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Restricted Diet Can Identify Food-Induced ADHD

FRIDAY, Feb. 4 (HealthDay News) -- Dietary restriction may be a useful tool in the treatment of attention-deficit hyperactivity disorder (ADHD) in children, according to research published in the Feb. 5 issue of The Lancet.

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Strong Association Between Enterovirus and Diabetes Found

FRIDAY, Feb. 4 (HealthDay News) -- A review of molecular studies has found a strong association between enterovirus infection and the development of type 1 diabetes; the research has been published online Feb. 3 in BMJ.

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Single Dose of H1N1 Vaccine Highly Effective in Young

FRIDAY, Feb. 4 (HealthDay News) -- A single dose of H1N1 vaccine administered during the fall of 2009 in Canada appears to have been more than 90 percent effective in protecting recipients, particularly children and young adults, from the pandemic, according to research published online Feb. 3 in BMJ.

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Different Antiretroviral Drugs Found Effective in Children

THURSDAY, Feb. 3 (HealthDay News) -- Protease inhibitors (PIs) and non-nucleoside reverse transcriptase inhibitors (NNRTIs) appear to be equally effective as part of first-line treatment for HIV-infected children, and delaying the switch to second-line drugs has minimal impact on long-term viral load outcomes, according to a study published online Feb. 1 in The Lancet Infectious Diseases.

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Early Prophylaxis Effective for Children With Hemophilia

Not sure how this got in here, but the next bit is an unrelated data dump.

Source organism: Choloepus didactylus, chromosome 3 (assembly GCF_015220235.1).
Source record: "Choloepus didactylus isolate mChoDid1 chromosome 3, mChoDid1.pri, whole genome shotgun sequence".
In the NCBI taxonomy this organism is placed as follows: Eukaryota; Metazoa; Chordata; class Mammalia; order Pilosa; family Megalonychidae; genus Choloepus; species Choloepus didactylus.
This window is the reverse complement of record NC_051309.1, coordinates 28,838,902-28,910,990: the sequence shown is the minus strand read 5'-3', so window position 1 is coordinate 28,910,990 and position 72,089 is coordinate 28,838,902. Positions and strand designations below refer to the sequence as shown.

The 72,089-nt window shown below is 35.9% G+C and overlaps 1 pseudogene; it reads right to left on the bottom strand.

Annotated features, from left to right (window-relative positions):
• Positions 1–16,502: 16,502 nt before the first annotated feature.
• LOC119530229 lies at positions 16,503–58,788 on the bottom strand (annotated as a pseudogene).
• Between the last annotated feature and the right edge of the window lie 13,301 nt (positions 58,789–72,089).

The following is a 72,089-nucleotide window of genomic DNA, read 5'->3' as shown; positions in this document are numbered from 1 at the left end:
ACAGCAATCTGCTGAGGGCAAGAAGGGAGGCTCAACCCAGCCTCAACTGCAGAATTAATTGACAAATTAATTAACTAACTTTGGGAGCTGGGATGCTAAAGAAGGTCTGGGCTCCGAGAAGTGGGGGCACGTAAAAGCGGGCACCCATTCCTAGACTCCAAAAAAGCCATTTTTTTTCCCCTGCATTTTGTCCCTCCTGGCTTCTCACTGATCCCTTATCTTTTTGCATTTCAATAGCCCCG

THURSDAY, Feb. 3 (HealthDay News) -- Prophylactic treatment of bleeding and arthropathy in children with hemophilia A is effective, particularly when initiated early in life, according to a study published online Jan. 21 in the Journal of Thrombosis and Haemostasis.

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Good Response to Omalizumab at 16 Weeks Is Predictive

THURSDAY, Feb. 3 (HealthDay News) -- For the majority of patients, response to omalizumab is an effective predictor of continuing persistent response to omalizumab, according to a study published online Jan. 21 in Allergy.

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Pediatric Stroke Survivors Have Lower Quality of Life

THURSDAY, Feb. 3 (HealthDay News) -- Health-related quality of life (HR-QoL) in terms of overall well-being of pediatric stroke survivors is lower compared with healthy controls, according to a study published online Jan. 24 in the Annals of Neurology.

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Givinostat a Promising Treatment for Juvenile Arthritis